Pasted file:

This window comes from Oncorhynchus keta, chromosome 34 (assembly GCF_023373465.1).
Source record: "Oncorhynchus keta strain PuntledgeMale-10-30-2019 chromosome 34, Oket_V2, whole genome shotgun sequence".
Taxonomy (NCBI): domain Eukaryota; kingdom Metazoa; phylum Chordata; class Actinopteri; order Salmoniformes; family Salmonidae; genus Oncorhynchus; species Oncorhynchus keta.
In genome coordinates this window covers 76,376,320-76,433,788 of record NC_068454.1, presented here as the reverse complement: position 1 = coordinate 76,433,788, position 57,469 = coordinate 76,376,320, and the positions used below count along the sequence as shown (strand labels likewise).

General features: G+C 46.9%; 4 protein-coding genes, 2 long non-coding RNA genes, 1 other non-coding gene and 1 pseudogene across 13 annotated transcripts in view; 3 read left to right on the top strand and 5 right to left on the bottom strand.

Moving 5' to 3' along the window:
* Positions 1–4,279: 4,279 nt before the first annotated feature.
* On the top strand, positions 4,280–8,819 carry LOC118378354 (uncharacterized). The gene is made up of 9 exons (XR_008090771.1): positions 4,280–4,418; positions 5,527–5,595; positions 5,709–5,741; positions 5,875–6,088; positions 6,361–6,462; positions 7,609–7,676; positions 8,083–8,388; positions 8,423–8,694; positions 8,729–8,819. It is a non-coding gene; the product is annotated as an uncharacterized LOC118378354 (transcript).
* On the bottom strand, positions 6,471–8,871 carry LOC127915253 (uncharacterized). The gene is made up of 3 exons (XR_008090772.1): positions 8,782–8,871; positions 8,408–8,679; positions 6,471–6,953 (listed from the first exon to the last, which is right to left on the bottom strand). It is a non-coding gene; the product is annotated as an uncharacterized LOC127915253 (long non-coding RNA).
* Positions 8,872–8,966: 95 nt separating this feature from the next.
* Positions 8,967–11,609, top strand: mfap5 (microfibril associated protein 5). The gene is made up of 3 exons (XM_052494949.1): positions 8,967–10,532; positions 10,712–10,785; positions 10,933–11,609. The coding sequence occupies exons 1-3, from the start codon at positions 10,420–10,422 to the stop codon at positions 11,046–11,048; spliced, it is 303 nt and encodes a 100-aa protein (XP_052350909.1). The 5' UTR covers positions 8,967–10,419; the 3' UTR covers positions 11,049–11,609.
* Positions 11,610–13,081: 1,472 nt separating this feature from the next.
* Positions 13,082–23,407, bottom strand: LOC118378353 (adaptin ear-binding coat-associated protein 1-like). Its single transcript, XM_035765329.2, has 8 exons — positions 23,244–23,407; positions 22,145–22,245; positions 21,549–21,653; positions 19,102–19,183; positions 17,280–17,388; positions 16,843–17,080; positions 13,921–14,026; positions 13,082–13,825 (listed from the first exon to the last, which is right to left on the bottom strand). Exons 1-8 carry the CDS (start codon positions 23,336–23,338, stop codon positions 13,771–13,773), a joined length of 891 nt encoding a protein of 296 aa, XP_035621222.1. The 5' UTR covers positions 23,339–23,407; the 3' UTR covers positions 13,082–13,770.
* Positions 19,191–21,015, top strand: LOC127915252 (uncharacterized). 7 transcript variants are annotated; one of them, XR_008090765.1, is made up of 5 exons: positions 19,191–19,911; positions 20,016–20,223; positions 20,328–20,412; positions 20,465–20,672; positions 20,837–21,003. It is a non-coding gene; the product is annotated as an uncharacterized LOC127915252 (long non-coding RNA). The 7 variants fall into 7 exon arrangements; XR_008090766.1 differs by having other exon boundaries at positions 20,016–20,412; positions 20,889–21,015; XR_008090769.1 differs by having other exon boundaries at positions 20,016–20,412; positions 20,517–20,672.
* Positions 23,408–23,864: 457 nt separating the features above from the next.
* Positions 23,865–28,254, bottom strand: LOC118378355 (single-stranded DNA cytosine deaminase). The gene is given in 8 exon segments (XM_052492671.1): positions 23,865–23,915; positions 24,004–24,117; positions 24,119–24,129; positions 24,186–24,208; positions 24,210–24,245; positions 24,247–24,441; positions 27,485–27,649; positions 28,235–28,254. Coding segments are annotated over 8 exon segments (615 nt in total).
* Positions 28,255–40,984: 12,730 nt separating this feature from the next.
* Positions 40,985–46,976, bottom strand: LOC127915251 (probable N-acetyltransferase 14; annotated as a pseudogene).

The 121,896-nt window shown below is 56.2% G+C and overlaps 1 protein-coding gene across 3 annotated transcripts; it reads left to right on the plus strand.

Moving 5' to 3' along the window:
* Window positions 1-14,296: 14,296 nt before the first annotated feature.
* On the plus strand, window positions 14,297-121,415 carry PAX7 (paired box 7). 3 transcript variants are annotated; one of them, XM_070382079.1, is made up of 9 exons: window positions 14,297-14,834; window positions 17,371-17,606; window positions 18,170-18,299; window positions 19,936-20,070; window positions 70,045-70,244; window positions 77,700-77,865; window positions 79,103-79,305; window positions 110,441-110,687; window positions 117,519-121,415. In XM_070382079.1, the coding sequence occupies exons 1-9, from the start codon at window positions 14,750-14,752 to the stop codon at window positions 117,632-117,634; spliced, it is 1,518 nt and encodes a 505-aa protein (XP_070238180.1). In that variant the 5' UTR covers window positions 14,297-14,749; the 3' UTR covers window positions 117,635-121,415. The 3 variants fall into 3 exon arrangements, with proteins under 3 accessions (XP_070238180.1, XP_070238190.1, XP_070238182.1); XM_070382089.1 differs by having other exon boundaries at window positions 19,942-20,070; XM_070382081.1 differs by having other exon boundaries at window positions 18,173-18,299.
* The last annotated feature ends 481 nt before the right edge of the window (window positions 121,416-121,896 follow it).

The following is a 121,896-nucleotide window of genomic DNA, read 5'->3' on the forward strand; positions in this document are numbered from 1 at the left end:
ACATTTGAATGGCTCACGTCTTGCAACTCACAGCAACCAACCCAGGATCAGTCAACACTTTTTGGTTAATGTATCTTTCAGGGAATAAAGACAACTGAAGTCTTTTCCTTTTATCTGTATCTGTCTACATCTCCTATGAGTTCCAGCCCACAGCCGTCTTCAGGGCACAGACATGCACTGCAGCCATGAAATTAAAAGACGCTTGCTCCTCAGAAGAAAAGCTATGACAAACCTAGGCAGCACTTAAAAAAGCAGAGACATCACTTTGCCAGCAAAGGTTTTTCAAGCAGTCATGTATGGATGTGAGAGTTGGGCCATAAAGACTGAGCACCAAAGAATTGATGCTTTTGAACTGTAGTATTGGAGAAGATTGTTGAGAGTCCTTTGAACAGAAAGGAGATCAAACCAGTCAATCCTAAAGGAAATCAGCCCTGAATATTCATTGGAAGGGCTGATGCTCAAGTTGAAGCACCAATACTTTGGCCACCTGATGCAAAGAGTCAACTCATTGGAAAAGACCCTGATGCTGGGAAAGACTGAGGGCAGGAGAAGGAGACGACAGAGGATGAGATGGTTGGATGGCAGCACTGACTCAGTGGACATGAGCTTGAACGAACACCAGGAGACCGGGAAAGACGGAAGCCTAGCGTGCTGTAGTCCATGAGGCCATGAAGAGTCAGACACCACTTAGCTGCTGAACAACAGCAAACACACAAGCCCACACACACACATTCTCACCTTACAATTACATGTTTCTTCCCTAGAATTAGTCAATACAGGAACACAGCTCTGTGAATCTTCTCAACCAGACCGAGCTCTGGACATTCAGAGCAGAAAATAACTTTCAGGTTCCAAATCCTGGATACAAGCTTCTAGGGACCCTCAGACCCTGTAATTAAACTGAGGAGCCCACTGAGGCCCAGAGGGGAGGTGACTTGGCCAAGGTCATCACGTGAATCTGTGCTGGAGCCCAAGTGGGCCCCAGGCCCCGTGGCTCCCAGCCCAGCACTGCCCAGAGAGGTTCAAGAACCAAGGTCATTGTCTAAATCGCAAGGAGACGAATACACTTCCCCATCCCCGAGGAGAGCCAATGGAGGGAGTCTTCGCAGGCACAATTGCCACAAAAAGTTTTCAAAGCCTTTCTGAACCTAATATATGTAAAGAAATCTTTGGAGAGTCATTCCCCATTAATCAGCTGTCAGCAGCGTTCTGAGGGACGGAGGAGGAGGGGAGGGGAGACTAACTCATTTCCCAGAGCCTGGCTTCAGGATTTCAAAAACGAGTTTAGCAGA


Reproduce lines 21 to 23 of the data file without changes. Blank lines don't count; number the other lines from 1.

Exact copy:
* Window positions 1-14,296: 14,296 nt before the first annotated feature.
* On the plus strand, window positions 14,297-121,415 carry PAX7 (paired box 7). 3 transcript variants are annotated; one of them, XM_070382079.1, is made up of 9 exons: window positions 14,297-14,834; window positions 17,371-17,606; window positions 18,170-18,299; window positions 19,936-20,070; window positions 70,045-70,244; window positions 77,700-77,865; window positions 79,103-79,305; window positions 110,441-110,687; window positions 117,519-121,415. In XM_070382079.1, the coding sequence occupies exons 1-9, from the start codon at window positions 14,750-14,752 to the stop codon at window positions 117,632-117,634; spliced, it is 1,518 nt and encodes a 505-aa protein (XP_070238180.1). In that variant the 5' UTR covers window positions 14,297-14,749; the 3' UTR covers window positions 117,635-121,415. The 3 variants fall into 3 exon arrangements, with proteins under 3 accessions (XP_070238180.1, XP_070238190.1, XP_070238182.1); XM_070382089.1 differs by having other exon boundaries at window positions 19,942-20,070; XM_070382081.1 differs by having other exon boundaries at window positions 18,173-18,299.
* The last annotated feature ends 481 nt before the right edge of the window (window positions 121,416-121,896 follow it).